Like I said before, I was reading about author hoaxes while I was writing the story. I’m fascinated by hoaxes, by what they reveal about us, and by the response people have to them after the hoax has been revealed. Take Forrest Carter, for example. In real life, he was Asa Earl Carter, a member of the KKK and writer of George Wallace’s Segregation Forever speech, just to name a few things. He started a second life as Forrest Carter, Cherokee author of books like The Rebel Outlaw: Josey Wales and The Education of Little Tree. The latter he said was an autobiography and filled it with Cherokee ideals and words, but it was all a lie. Just as it was a lie that he gave money to Native American organisations. He was just a racist and a drunk who died in a fight with his son. But people still believe in The Education of Little Tree. They write about how it makes them feel good. How it teaches them things. It’s insane, really. Every one of Carter’s books that is sold is a book that a real Native American author didn’t sell, another person believing in an aspect of Cherokee culture that isn’t true, that a Cherokee person will have to debunk later.
And yet . . .
What’s the strangest fact you’ve come across while doing research? Did that detail ever make it into a story?
Do you know that Toni Morrison wrote an introduction to Camara Laye’s The Radiance of the King? She called it amazing and other wonderful things. Her introduction is still on the NYRB Classics edition. Of course, scholars of Laye now believe Laye didn’t write the book, but that Francis Soulié, a Belgian author convicted of being a Nazi collaborator did.
It’s not the strangest fact, I guess, but it keeps a thread going here.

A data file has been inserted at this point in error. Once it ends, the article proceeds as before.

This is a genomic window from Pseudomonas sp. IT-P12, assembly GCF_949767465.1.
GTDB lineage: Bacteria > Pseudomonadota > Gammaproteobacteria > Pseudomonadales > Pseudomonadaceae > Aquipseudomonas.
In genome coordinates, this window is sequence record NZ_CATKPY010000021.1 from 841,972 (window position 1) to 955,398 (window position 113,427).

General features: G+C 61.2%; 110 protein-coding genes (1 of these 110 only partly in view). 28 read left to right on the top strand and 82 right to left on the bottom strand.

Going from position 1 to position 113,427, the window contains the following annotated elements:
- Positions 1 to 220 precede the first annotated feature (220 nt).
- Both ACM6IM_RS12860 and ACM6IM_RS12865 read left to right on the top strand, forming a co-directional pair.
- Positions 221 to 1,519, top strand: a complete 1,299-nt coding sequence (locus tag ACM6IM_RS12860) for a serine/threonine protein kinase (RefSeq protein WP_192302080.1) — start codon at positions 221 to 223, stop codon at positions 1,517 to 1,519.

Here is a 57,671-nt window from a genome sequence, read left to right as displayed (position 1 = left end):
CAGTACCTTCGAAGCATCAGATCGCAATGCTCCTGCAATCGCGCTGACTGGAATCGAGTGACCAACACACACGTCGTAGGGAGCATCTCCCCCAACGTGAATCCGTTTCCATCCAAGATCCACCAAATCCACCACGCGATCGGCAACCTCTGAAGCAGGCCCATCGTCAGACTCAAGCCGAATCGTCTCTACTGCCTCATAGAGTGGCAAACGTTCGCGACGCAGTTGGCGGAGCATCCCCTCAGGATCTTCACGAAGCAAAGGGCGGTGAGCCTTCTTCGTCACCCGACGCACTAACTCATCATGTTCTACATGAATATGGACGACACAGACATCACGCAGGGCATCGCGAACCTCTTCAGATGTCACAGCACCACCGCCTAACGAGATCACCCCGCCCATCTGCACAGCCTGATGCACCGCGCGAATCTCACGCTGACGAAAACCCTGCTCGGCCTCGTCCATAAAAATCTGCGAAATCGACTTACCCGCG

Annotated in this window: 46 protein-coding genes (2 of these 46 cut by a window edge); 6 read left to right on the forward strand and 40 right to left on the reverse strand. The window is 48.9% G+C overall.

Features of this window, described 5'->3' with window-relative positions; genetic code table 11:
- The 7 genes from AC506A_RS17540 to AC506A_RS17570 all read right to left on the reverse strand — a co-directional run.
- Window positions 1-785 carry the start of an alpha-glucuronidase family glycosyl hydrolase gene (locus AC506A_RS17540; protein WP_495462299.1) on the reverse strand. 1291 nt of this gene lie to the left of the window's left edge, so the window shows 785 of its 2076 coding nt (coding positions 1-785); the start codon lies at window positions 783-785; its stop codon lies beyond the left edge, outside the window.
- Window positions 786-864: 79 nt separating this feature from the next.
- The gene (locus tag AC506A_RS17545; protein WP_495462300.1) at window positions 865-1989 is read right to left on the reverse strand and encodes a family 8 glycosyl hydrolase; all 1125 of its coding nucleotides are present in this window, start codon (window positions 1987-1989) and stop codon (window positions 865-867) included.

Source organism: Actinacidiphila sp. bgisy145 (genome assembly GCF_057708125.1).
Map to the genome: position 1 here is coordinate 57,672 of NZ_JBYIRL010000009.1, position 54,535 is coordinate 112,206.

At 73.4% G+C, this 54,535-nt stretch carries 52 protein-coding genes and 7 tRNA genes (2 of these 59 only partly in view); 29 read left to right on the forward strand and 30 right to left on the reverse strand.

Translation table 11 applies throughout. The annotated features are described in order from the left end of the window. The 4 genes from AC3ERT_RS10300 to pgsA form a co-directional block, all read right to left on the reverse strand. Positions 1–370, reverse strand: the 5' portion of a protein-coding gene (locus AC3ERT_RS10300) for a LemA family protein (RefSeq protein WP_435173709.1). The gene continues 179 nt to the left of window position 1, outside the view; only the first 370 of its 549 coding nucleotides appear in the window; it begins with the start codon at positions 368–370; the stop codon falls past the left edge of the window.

Are you still in contact with the psychedelic koala (bit.ly/3cNDeVK)? Was there a lasting impact from that encounter, or just a bruise?
Yeah, man, we chat all the time. It’s how I’m getting through this pandemic and self-isolation. You can never underestimate the need for a good psychedelic koala.
What are you working on now? What can we look forward to next from you?
I’m working on a new novel at the moment and I’ve a plan for some new short fiction, but—you know, I don’t know. I write this at the start of April, when the COVID-19 pandemic is starting to take off everywhere. I’m not sure what publishing is going to look like. I’m not sure who is going to be buying things, or if they’re going to be paying well, or badly. I’m not sure if there’s going to be a place for me, or authors like me, the ones no one seems to be able to easily decide is one thing or another. Or Australian authors, for that matter. For so long we’ve had to go overseas just to get by, and if those markets all crash out . . .
Hopefully when people read this, everything will be much clearer and I’ll look like a bit of a wanker who was worried over nothing.